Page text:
Saturday, February 28, 2009

Reverse Mortgages

Reverse mortgages come in many different forms. You should only seek out an FHA-insured Home Equity Conversion Mortgage.

These are the things that you need to know about a reverse mortgage:

How they work
How to qualify
The involvement of the Federal Government
Consumer Safeguards
Other pertinent facts

How they work

A reverse mortgage was created by the Federal Government for homeowners age 62 and over and could be considered as a financial empowerment tool. It allows you to convert a portion of your equity into tax-free cash to supplement your monthly income without incurring a monthly loan payment. Yet you still own your home and your name still stays on title.

You are still responsible for the property taxes, homeowner’s insurance and the general maintenance and upkeep of the property.

The entire loan is repaid when the home is sold or the last remaining homeowner passes away or permanently leaves the home.

As stated earlier, the proceeds of the loan are tax-free and do not affect any Social Security or Medicare payments you may be receiving. They, however, could affect Medicaid payments.
You are able to use the proceeds of the loan for any purpose, including:

Home improvements
Long Term Care planning
Debt consolidation

What is the difference between a Home Equity loan or Line-of-Credit and a Reverse Mortgage?

The answer is the in the case of a reverse mortgage you can access the equity in your home without having a monthly payment, which you would incur if you simply refinanced your home or took out a line-of-credit on the property.

How to qualify

It is surprising how simple the qualification process is for a reverse mortgage. It is a very straight forward process:

Everyone on the title to the property must be 62 years old or older
You must live in a 1-4 family residence, condo or co-op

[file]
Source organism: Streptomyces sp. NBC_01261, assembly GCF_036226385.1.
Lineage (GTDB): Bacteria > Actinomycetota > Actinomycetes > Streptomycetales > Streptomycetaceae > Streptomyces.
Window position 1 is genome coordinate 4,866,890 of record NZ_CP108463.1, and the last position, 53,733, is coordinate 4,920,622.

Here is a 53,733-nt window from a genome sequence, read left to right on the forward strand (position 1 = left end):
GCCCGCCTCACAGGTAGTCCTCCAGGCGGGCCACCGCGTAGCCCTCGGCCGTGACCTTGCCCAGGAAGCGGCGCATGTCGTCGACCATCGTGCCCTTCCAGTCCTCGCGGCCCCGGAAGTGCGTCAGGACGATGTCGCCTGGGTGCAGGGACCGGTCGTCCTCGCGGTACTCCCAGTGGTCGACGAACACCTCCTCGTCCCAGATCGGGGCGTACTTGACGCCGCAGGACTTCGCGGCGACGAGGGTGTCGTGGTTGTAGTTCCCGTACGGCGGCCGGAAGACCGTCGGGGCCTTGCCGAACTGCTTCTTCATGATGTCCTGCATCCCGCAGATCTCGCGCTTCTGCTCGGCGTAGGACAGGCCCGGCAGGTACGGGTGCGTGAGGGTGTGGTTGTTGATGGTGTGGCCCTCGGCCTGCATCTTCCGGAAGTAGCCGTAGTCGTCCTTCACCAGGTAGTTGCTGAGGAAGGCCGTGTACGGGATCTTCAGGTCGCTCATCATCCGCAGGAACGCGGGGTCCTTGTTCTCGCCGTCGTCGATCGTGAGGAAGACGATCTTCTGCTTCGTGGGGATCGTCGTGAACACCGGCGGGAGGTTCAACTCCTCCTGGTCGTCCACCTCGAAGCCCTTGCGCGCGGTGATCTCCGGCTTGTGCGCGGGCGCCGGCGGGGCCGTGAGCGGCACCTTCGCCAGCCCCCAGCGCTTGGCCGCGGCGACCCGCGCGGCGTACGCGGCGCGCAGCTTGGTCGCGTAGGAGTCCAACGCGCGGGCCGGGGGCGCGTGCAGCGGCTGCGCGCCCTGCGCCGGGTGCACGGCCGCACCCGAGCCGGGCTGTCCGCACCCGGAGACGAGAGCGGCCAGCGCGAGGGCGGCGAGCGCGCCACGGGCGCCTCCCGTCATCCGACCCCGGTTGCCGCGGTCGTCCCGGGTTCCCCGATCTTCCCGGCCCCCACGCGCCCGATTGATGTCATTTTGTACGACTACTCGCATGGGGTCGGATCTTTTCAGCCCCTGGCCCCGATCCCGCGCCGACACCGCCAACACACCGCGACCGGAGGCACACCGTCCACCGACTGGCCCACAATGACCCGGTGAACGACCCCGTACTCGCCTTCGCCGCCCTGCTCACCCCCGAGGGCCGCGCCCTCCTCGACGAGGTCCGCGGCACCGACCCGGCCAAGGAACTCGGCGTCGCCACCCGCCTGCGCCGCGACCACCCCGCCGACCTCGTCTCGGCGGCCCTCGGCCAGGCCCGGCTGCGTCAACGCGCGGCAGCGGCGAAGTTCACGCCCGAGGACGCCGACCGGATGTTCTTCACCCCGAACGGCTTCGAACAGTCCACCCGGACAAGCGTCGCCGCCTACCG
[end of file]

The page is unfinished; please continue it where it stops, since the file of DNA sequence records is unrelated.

You must be the principal resident and cannot be renting out the property.

That’s it. There are NO income qualifications. This is because you do not make payments on a reverse mortgage.

The amount of money you will receive as a result of a reverse mortgage is based on:

Your age
Your home value
The location of the home
The prevailing interest rate

You must pay of all existing mortgages when you close on a reverse mortgage, which means that you will have no monthly payment.

Payout Options

You can access the proceeds of a reverse mortgage in several different ways:

LUMP SUM-you receive all of the cash at once
CREDIT LINE-You take the money when you need it. You accrue interest only on the amount that you withdraw.
MONTHLY PAYMENTS-which can come in two ways
The term payout option-which enables you to receive a fixed amount of money for a fixed amount of time
The tenure payment option-which enables you to receive a fixed amount of money for as long as you live
You can also combine any of the above options to best fit your individual needs.
And after the reverse mortgage is paid off, the remaining equity in your home goes to your estate.

Government Involvement and Consumer Safeguards

Federal requires that you have a counseling session with an FHA approved individual counselor before submitting any reverse mortgage application to any mortgage company. The counselor will review your loan options and explore any alternatives that may be available to you. This session can be either face-to-face or over the phone.

Other Pertinent Facts

The closing costs associated with a reverse mortgage are similar to the closing costs for a refinance or home equity line-of-credit.

Due to the ‘Non-recourse’ feature of a reverse mortgage, you can NEVER owe more than the house is worth.

Because there are no payments to the mortgage company, you can never lose your home, so long as you continue to pay the property taxes, insurance and maintain the home.

You have the ability to sell the home at any time

A reverse mortgage is also an excellent way to fund long-term care, whether you wish to self-fund for such costs or are looking to fund a long-term care insurance policy.

Overall, a reverse mortgage could be a great option for senior citizens in these difficult economic times. As with any financial decision, however, you should seek out thr advice of a competent financial professional who is familiar with your individual situation and personal needs.

Mark A. Bowman

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